International Journal of Sustainable and Green Energy
Volume 4, Issue 1, January 2015, Pages: 11-21
Received: Dec. 19, 2014;
Accepted: Jan. 6, 2015;
Published: Feb. 2, 2015
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Jean Baptiste Nduwayezu, Institute of Scientific and Technological Research (IRST), P.O. Box 227 Butare, Rwanda
Theoneste Ishimwe, Institute of Scientific and Technological Research (IRST), P.O. Box 227 Butare, Rwanda
Ananie Niyibizi, Institute of Scientific and Technological Research (IRST), P.O. Box 227 Butare, Rwanda
Alexis Munyentwali, Institute of Scientific and Technological Research (IRST), P.O. Box 227 Butare, Rwanda
As global warming and climate change issues are defying modern society sustainable development; biofuels, biodiesel included, are among promising solutions. Biodiesel is generally produced from renewable vegetable oils and animal fats via acid or base catalyzed transesterification. Depending on regional availability, biodiesel production feedstocks vary from vegetable oils such as rapeseed oil, soya oil, palm oil, and jatropha oil, to used cooking oil and animal fats, with each type of feedstock presenting its own process challenges rooting from its chemical composition. This paper reports about biodiesel production from crude palm oil on a pilot plant scale, subsequent to a laboratory scale investigation of biodiesel synthesis from various vegetable oil feedstocks. Prior to transesterification, pretreatment processes have been applied due to the fact that crude palm oil as a biodiesel feedstock possesses a high free fatty acid(FFA) content, water, solid impurities and waxes, all of which hinder an efficient transesterification if not dealt with accordingly. Those processes are mainly filtering, water evaporation, and FFA esterification which is done with 99.9% methanol and 96% sulfuric acid as a catalyst. In fact, the acid esterification process successfully handles the raw palm oil despite its high FFA content of 16.9%, and biodiesel is produced from that feedstock with a yield of 90.4%. A two steps transesterification is carried out using potassium methylate 32% in methanol as a catalyst and anhydrous methanol too. Laboratory analyses have also been used to monitor the process and assess the final product quality. Furthermore, biodiesel cold filtering and top layer intake tank systems of a filling station, both proved to be efficient at helping to obtain a refined product by getting rid of suspensions appearing in biodiesel at room temperature due to sterol glucosides and waxes.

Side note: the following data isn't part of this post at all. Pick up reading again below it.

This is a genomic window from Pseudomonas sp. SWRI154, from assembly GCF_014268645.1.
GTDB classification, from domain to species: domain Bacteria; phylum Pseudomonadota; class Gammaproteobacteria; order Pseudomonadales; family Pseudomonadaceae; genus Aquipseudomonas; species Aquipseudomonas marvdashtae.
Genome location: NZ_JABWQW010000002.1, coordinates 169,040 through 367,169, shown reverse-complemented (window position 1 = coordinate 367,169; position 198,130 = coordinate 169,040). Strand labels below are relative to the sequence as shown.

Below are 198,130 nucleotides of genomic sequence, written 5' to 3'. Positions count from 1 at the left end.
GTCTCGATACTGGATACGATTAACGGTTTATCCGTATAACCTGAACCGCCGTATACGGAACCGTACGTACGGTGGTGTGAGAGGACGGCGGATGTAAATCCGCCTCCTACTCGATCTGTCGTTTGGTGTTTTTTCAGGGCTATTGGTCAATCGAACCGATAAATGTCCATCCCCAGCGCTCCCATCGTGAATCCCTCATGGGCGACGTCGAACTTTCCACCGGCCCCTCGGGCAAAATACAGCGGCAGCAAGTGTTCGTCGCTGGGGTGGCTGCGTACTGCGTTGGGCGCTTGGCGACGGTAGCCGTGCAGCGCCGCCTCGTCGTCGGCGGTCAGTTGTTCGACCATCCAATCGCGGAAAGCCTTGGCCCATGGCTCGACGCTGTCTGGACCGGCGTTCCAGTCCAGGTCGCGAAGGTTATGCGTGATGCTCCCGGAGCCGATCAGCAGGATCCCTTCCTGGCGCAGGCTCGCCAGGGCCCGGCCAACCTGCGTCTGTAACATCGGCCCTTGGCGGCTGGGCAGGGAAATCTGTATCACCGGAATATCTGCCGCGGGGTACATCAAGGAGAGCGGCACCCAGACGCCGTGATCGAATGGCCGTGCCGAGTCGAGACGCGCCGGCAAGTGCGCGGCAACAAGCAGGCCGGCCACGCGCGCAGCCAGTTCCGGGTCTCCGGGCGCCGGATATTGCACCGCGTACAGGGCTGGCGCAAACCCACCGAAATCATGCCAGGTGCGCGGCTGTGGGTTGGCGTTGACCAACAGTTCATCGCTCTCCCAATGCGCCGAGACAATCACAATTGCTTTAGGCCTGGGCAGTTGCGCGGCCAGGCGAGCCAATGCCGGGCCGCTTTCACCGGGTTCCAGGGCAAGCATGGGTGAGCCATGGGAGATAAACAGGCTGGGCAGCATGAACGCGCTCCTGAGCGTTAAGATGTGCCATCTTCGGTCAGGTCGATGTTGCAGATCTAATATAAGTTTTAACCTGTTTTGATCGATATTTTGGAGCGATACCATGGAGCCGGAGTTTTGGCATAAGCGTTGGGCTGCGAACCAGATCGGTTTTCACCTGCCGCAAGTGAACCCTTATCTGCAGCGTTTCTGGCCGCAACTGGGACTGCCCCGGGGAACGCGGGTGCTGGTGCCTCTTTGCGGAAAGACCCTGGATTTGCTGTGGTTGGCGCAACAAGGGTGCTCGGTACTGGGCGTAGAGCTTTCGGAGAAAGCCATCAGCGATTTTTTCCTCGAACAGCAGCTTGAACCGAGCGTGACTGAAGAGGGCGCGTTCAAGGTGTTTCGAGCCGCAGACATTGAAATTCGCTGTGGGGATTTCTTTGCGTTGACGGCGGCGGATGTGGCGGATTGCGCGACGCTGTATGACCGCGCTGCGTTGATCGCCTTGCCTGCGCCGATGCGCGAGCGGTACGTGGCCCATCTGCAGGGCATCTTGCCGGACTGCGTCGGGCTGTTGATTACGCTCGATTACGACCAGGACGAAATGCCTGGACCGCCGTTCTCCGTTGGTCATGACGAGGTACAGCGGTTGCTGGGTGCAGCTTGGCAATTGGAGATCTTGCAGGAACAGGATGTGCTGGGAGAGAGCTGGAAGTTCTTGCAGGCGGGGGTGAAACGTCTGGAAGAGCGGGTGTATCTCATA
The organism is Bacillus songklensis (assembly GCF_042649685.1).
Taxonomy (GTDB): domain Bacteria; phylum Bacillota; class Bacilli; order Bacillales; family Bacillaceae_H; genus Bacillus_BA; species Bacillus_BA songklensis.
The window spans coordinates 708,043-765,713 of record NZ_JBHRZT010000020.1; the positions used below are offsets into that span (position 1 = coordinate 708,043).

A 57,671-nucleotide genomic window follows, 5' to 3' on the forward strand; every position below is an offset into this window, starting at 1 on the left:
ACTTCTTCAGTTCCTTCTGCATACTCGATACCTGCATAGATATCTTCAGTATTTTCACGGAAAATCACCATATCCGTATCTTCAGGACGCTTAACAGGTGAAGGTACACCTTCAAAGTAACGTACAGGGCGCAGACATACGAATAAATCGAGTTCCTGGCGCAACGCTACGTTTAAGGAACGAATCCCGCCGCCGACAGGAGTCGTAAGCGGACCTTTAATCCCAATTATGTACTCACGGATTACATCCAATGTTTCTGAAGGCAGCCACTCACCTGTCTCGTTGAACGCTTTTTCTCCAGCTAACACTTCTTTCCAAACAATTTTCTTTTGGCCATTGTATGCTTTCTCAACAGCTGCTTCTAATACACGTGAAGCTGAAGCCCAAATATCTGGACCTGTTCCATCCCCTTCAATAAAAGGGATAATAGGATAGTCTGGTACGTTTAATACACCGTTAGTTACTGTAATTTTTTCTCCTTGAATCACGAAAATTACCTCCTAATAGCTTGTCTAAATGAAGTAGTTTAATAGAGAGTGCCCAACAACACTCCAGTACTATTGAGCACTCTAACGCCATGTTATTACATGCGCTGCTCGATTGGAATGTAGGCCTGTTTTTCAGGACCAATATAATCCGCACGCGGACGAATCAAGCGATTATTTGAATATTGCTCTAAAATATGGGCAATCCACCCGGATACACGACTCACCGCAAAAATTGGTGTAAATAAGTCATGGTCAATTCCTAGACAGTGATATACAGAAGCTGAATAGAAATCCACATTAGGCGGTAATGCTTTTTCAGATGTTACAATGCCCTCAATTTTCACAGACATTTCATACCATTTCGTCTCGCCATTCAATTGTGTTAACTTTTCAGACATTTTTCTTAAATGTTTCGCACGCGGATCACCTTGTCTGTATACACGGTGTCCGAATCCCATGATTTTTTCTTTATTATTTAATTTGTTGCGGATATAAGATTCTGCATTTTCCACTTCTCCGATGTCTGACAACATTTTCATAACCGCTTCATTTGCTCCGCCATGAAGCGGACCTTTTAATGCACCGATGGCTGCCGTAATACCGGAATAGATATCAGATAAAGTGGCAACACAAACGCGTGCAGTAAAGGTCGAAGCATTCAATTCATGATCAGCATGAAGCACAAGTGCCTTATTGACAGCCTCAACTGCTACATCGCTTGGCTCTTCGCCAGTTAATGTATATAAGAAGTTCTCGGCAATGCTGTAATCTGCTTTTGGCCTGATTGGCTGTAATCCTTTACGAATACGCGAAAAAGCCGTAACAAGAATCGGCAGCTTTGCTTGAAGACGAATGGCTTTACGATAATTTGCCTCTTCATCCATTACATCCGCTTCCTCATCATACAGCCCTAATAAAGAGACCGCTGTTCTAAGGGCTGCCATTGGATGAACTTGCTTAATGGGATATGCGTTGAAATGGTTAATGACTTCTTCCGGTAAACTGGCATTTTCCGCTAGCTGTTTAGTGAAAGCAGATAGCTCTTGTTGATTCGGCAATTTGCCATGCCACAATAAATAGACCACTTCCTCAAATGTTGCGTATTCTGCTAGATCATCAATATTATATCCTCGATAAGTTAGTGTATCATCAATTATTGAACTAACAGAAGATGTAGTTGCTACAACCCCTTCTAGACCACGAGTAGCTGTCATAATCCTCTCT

Jean Baptiste Nduwayezu,
Biodiesel Production from Unrefined Palm Oil on Pilot Plant Scale, International Journal of Sustainable and Green Energy.
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